Article Text

0214 Simulating Responsibility Increases Final Year Medical Student Ward Attendance
  1. Robert Cullum1,
  2. Hannah Theobald1,
  3. Adam Wright1,
  4. Jessika Voll2
  1. 1University of Nottingham, Nottingham, UK
  2. 2Nottingham University Hospitals NHS Trust, Nottingham, UK


Background There is currently little research into methods to improve ward attendance by medical students, or the impact it might have on examination performance and clinical ability. Existing work has found correlation between attendance and improved examination scores.1 There are also decreasing opportunities for students to be involved in technical skills, with significant variation in what they have seen and done at graduation;2 so attendance is key.

Methodology We studied 20 final year Medical Students from the University of Nottingham undertaking placements in Medicine or Surgery at Nottingham University Hospitals NHS Trust. Students had volunteered to act as a mentor for a work experience programme organised by a student group (WAMS Nottingham). We surveyed the Medical Students after the week to see whether they had spent more time on the wards as a consequence of the programme and reasons for this.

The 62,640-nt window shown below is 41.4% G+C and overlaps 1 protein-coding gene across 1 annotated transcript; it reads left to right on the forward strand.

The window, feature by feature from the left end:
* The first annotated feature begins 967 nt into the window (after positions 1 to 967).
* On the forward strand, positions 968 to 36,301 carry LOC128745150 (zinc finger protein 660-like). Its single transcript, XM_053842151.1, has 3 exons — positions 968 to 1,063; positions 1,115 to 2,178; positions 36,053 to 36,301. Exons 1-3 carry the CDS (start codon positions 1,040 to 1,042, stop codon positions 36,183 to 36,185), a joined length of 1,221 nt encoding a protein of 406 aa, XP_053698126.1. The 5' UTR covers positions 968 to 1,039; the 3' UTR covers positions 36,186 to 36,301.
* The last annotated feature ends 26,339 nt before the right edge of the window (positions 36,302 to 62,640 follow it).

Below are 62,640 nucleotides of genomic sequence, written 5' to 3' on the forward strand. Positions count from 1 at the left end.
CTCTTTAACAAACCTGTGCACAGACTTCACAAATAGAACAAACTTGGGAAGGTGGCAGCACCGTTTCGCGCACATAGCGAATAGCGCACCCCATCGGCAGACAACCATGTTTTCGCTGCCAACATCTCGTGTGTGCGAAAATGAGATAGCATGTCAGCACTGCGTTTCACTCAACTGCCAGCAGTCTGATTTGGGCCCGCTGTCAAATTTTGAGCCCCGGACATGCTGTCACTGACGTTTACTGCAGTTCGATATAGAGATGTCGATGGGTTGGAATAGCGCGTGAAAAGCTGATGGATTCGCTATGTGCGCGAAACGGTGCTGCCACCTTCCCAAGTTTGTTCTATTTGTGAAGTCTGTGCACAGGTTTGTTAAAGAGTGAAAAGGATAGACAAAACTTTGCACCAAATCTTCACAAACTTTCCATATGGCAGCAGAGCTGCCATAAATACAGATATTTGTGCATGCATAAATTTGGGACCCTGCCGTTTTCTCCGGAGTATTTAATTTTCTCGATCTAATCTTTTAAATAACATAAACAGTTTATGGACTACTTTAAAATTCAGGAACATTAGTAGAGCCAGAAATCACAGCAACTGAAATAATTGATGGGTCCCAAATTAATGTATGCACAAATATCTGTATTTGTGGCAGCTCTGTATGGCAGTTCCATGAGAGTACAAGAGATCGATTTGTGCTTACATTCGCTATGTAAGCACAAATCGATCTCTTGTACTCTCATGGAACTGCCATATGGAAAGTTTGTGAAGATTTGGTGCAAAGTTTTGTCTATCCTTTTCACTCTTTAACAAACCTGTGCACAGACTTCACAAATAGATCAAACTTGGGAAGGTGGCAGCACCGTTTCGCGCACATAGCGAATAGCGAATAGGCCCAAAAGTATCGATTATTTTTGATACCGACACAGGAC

Results Students reported spending a mean of 4.50 h on the wards normally, with this increasing by 1.90 to 6.40 when they had a work-experience student shadowing them (p = 0.003). They reported the main reasons for this as responsibility to their mentee, to practice teaching and their own interest.

Conclusions In spite of a small sample size and notable potential for bias, this report does provide a potential solution to improving the attendance behaviour of final year medical students: by giving them a task to simulate responsibility for example of a Foundation Year doctor.


  1. Deane RP, Murphy DJ. Student attendance and academic performance in undergraduate obstetrics/gynecology clinical rotations. Journal of the American Medical Association, (2013) 310(21), 2282-2288. Doi: 10.1001/jama.2013.282228. Accessed 02/08/2014

  2. Boots RJ, et al. They just don’t get enough! Variable intern experience in bedside procedural skills. Internal medicine journal, (2009). 39(4), 222-227. Doi:10.1111/j.1445-5994.2009.01699.x, Accessed 02/08/2014

  • Category: Course or curriculum evaluation/innovation/integration

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